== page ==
3. Well, they seem like genuinely nice people. And some of what they offer is good reading, but not really helpful to new converts, which is what most WRV people are. I think it’s a bad idea even to have the Way of the Pilgrim up there, but you’re never going to cure that. The Francis of Assisi material should really be shown with qualifying remarks and separated from the Orthodox material by indication of the distinction. Indeed, they might link to the popular article at the Orthodox Christian Information Center that compares Francis of Assisi w. St. Seraphim of Sarov. [Screenshot]

    Comment by tuD | February 25, 2008 | Reply

  4. Oh, I think this stuff is a very bad idea indeed. We’re talking about the very kind of amalgam that already led a lot of ‘uncanonical’ Western Rite to simply become good old fashioned Uniates. The article coming on the 27th will address some of this, but indeed your description of the above site is the worst thing I’ve heard yet. This is a far cry from when the Orthodox Benedictines were established within Bishop Alexander’s SSB.

    Comment by tuD | February 25, 2008 | Reply

  5. While the inclusion of Francis of Assissi’s and Thomas a Kempis’ writings may be a little unusual, the fact that both they, and accepted Orthodox writings, and the old calendarist website, are all represented, at least speaks to an open-mindedness. I see here no anti-old calendarist over-zeal, for example. And it is not as if it is necessarily bad, to read the writings of non-Orthodox. One novice on Mt. Athos was given a penance to read David Copperfield. Could this be? he thought. Is this really Orthodox? He learned something, that day. May we have discernment and wisdom to put the tenth part of those writings into practice in our actual lives. That’s where we moderns fall down and fail. May the Lord save us.

    Comment by hieromonachusaidanus | February 25, 2008 | Reply

  6. While only somewhat on the topic of Monasticism, the AWRV seems to have a Benedictine Oblate program. This is most fascinating, as there are no actual AWRV monastics observing the Rule of Saint Benedict. I was curious to visit their website, and was most disturbed when I did.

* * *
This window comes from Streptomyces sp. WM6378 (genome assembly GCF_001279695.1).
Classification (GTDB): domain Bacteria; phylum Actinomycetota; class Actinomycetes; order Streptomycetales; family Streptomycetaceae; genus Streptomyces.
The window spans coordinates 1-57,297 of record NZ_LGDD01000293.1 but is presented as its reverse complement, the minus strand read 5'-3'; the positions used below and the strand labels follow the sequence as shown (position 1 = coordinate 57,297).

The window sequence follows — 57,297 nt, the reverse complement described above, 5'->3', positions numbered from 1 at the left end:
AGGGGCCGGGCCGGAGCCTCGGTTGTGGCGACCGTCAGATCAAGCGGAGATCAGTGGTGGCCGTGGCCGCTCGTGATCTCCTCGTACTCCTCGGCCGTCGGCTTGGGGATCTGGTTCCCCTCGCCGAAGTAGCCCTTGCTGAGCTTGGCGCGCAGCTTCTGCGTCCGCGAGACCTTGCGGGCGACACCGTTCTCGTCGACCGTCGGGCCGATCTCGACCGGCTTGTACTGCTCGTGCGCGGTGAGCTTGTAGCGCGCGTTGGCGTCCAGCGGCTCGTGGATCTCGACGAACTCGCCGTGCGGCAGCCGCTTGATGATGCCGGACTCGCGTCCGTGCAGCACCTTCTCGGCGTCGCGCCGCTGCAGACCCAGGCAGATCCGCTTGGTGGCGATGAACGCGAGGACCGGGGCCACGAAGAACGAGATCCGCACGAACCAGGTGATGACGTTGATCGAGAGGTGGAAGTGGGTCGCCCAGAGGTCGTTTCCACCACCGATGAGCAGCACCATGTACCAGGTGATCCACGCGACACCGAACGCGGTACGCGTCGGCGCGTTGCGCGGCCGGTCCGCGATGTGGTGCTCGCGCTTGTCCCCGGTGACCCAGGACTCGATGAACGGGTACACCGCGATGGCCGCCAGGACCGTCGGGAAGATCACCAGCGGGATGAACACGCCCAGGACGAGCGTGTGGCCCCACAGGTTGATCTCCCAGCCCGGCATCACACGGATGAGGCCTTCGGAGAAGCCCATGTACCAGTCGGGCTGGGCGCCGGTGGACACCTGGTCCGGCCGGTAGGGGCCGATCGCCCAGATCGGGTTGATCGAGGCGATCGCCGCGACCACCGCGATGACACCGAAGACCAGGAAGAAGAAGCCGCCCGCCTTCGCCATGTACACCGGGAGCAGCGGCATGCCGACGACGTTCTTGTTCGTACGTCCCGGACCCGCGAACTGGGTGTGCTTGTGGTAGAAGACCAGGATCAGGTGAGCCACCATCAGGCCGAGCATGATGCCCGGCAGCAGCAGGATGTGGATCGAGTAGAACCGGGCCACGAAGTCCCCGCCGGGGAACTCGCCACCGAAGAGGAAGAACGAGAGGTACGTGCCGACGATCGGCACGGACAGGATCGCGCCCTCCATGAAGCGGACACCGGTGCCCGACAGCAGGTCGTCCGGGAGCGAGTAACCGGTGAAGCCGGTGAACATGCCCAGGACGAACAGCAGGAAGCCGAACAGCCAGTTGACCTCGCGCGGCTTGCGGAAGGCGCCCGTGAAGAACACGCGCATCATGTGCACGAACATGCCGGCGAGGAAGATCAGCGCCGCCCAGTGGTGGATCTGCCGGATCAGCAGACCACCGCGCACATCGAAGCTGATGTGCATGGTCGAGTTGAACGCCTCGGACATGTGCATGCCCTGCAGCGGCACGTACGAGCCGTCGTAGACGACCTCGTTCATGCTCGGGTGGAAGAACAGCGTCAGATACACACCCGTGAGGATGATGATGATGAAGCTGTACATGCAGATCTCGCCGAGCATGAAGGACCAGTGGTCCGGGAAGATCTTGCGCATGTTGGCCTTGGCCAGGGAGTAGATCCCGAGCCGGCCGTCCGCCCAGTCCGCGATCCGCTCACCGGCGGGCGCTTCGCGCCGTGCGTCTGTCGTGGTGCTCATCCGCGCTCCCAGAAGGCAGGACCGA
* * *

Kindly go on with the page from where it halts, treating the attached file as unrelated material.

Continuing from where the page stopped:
Talk about spiritual schizophrenia! At the top of the page two of the resources are links to Francis of Assisi whom they refer to as a SAINT! Yes, I know. It’s Common enough occurrence in the AWRV and at New Skete. In the middle was a reference to the Imitation of Christ. At the very end was a link to True Orthodox Info maintained by EXTREMELY ULTRA conservative Archbishop Gregory of Buena Vista Colorado!

    This presents a confusing view of Orthodoxy to the novice.

    I have a personal admiration of Thomas Becket. His life is a witness of conversion and restoration. He’s not listed among the saints of the orthodox west as he was certainly post schism.

    Comment by occidentaltourist | February 25, 2008 | Reply

  7. Thank you, Father. Well said. By Fr. Seraphim’s and Fr. Herman’s prayers may we be saved.

    Comment by tuD | February 23, 2008 | Reply

  8. As I converted to Orthodoxy, I discovered the Patristic attitude towards monasticism, and noticed that monasticism is a pursuit of all the Gospel ideals to its full extent.

    As unpopular as it is, the theology of the Church holds that marriage, feasting, discursive thought, etc., are all good and blessed things – but they are all “plan B,” something God blessed for mankind’s salvation, whilst preferring that man press towards yet better things. “The stomach is for food, and food for the stomach, but God will do away with them both” and “in the Resurrection they neither marry nor are given in marriage.” I was genuinely surprised to learn the clarity of the scriptures and the Patristic Tradition on these topics.

    When I realized that the Fathers of the Church encouraged monasticism as the embodiment of Christianity’s fullest ideals (in both a practical and theological sense), I knew that I wanted to be a monk, or die trying.

    It is difficult for a monk to commend monasticism, obviously, because people think “well, of course a monk would say so.” But the fact is, I became a monk because I realized that the Tradition says so, and so do the Fathers. God forbid that monks should look down on anyone (this would be the inverse of their calling!) for not being a monk, or not pressing for the highest Christian ideals that monasticism embodies.

    Yet, despite the fact that monks must not hold themselves in too high a regard, and despite the fact that monks may not be in the best position to advocate for monasticism, the fact is: American Orthodoxy often takes a poor view of monasticism (especially the clergy). To be fair, this is because not many people have invested the time and effort into establishing stable monastic environments (in the USA) – and therefore, American monasteries have had problems with the type of men attracted to sometimes undisciplined and unstable environments.

    Thank God, that has begun to change in the past decades (and certainly, father Seraphim Rose of holy memory demonstrated that even American suburbanites can live a real monastic life of discipline and repentance; I’ve visited Platina and commend that brotherhood for their balance and righteous zeal). I hope the Church will do more to encourage monastic life and monastic vocations – and I hope those of us who are monks might live in such a way, so as not to shame our calling.

    Comment by fatheraugustine | February 23, 2008 | Reply